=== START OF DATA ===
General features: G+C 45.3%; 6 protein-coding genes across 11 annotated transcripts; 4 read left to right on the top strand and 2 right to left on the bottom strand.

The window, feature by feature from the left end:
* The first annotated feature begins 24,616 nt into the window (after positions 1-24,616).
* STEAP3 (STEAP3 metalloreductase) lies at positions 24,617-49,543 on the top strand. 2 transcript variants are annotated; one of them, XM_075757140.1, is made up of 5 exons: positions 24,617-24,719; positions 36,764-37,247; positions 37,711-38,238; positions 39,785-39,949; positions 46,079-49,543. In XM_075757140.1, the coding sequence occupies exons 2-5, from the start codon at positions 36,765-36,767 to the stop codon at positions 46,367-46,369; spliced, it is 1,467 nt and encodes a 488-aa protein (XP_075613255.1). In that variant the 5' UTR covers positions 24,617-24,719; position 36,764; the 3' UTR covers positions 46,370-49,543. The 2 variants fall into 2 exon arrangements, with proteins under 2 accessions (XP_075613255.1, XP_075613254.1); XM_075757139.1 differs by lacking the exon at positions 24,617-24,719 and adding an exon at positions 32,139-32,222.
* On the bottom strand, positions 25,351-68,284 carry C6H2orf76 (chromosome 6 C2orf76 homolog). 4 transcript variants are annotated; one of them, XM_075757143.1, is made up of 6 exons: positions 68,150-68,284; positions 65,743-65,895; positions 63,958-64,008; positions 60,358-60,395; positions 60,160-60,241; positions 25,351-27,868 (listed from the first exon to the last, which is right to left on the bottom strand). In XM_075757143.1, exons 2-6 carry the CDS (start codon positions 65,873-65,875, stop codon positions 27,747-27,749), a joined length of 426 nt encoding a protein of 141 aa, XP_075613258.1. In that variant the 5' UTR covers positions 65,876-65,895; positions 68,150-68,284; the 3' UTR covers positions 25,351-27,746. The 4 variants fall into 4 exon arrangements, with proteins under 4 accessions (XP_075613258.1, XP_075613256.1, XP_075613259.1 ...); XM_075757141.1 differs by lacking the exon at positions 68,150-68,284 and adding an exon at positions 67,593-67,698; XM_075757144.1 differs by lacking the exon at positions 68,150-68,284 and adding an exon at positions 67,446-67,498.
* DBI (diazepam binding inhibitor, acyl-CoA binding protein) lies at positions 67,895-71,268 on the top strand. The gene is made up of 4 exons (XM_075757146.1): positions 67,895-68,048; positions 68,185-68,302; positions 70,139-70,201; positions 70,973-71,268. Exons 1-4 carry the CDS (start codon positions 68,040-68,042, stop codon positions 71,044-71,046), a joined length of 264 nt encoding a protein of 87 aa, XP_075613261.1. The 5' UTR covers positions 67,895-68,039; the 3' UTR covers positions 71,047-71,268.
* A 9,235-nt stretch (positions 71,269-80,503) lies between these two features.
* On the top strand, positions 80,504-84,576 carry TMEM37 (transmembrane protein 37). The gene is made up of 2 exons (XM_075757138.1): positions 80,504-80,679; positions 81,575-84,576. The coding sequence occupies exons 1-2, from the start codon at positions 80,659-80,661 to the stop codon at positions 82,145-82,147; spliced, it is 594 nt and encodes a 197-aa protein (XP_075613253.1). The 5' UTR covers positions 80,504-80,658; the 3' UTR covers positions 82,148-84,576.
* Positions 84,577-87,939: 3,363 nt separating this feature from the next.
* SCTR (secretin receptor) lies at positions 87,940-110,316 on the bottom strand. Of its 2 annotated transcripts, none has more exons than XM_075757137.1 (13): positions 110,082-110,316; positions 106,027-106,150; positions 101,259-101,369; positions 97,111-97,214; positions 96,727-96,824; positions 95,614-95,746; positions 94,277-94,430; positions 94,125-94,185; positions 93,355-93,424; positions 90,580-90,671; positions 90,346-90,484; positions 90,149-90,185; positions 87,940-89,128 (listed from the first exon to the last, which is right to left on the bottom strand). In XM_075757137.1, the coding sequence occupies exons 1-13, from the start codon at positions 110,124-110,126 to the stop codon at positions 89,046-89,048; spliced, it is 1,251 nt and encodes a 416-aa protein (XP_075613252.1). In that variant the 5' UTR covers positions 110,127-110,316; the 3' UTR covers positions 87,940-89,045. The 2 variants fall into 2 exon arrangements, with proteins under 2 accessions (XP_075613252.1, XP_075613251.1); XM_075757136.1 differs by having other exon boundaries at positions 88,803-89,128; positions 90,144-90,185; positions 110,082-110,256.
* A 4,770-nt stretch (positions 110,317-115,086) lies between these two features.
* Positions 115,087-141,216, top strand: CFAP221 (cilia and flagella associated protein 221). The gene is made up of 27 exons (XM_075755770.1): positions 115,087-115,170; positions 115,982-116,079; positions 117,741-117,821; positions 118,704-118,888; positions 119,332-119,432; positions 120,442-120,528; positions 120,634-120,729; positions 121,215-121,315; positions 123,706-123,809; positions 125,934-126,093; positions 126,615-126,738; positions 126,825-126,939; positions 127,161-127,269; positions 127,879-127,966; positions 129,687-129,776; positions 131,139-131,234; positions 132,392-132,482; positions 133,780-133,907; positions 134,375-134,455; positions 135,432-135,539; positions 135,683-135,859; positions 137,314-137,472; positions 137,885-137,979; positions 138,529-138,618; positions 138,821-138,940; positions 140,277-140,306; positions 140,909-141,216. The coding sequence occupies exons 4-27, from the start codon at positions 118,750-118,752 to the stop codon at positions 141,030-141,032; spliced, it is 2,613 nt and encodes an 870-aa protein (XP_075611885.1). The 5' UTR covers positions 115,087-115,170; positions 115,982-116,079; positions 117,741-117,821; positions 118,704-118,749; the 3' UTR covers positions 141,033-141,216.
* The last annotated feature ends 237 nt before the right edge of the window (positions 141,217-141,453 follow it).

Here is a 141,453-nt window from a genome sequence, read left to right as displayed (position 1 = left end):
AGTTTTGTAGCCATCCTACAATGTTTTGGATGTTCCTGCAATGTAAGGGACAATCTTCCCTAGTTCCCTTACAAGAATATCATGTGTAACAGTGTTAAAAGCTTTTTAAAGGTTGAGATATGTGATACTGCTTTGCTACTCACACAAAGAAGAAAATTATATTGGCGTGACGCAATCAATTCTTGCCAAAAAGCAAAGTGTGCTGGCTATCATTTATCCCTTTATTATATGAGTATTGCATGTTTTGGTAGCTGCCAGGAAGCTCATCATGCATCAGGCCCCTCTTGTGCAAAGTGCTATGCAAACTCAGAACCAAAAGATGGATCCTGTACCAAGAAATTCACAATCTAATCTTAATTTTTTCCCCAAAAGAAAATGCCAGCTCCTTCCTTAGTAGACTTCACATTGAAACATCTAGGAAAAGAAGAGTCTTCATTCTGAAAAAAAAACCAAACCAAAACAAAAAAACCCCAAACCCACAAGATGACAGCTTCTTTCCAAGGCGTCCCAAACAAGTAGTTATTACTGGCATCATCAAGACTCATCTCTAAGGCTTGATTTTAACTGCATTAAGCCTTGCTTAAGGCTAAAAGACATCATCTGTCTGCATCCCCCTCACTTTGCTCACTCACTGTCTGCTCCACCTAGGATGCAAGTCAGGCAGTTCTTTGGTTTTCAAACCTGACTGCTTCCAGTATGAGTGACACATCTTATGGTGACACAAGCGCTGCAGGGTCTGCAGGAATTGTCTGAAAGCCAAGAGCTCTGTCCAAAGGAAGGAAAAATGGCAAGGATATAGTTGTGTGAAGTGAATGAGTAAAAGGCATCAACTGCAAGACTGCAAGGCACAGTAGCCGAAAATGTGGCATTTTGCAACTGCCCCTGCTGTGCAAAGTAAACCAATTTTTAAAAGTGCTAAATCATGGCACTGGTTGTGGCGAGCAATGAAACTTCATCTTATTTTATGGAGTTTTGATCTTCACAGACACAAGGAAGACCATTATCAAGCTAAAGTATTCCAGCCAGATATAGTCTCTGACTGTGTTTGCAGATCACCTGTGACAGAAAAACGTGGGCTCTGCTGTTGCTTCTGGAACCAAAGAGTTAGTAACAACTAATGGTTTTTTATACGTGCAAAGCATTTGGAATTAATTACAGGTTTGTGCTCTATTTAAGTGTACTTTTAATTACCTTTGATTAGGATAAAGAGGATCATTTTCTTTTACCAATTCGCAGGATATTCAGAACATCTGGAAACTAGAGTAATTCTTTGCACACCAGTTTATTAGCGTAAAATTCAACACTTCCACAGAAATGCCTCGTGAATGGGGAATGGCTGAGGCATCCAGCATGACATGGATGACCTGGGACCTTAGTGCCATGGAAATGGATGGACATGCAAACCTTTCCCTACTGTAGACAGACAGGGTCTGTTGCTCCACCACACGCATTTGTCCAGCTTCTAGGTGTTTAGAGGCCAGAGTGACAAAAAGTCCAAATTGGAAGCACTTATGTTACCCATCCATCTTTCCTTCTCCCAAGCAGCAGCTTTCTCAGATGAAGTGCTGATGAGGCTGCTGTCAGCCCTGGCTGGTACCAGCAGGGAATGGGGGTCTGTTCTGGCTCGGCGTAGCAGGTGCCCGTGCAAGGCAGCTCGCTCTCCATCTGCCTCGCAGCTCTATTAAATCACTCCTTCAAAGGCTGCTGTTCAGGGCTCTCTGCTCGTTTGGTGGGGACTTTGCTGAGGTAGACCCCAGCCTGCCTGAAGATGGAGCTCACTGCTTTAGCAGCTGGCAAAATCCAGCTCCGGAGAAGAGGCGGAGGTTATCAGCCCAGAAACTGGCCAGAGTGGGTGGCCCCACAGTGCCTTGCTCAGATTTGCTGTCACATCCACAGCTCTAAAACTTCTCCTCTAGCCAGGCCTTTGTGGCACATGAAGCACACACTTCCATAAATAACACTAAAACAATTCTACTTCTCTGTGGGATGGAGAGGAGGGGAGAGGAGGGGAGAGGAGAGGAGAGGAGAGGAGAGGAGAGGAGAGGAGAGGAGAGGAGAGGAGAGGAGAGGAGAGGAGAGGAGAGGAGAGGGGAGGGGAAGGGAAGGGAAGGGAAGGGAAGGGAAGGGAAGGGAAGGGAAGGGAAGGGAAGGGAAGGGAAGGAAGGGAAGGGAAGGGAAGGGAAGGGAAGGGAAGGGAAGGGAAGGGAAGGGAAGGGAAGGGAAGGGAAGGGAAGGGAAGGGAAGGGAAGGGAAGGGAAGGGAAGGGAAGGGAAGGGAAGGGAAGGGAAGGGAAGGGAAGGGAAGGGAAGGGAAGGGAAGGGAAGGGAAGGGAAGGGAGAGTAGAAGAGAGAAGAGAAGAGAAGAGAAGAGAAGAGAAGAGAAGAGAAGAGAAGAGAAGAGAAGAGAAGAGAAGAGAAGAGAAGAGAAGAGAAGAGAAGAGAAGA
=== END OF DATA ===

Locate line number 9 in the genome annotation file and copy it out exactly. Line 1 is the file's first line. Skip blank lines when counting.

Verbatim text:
* Positions 84,577-87,939: 3,363 nt separating this feature from the next.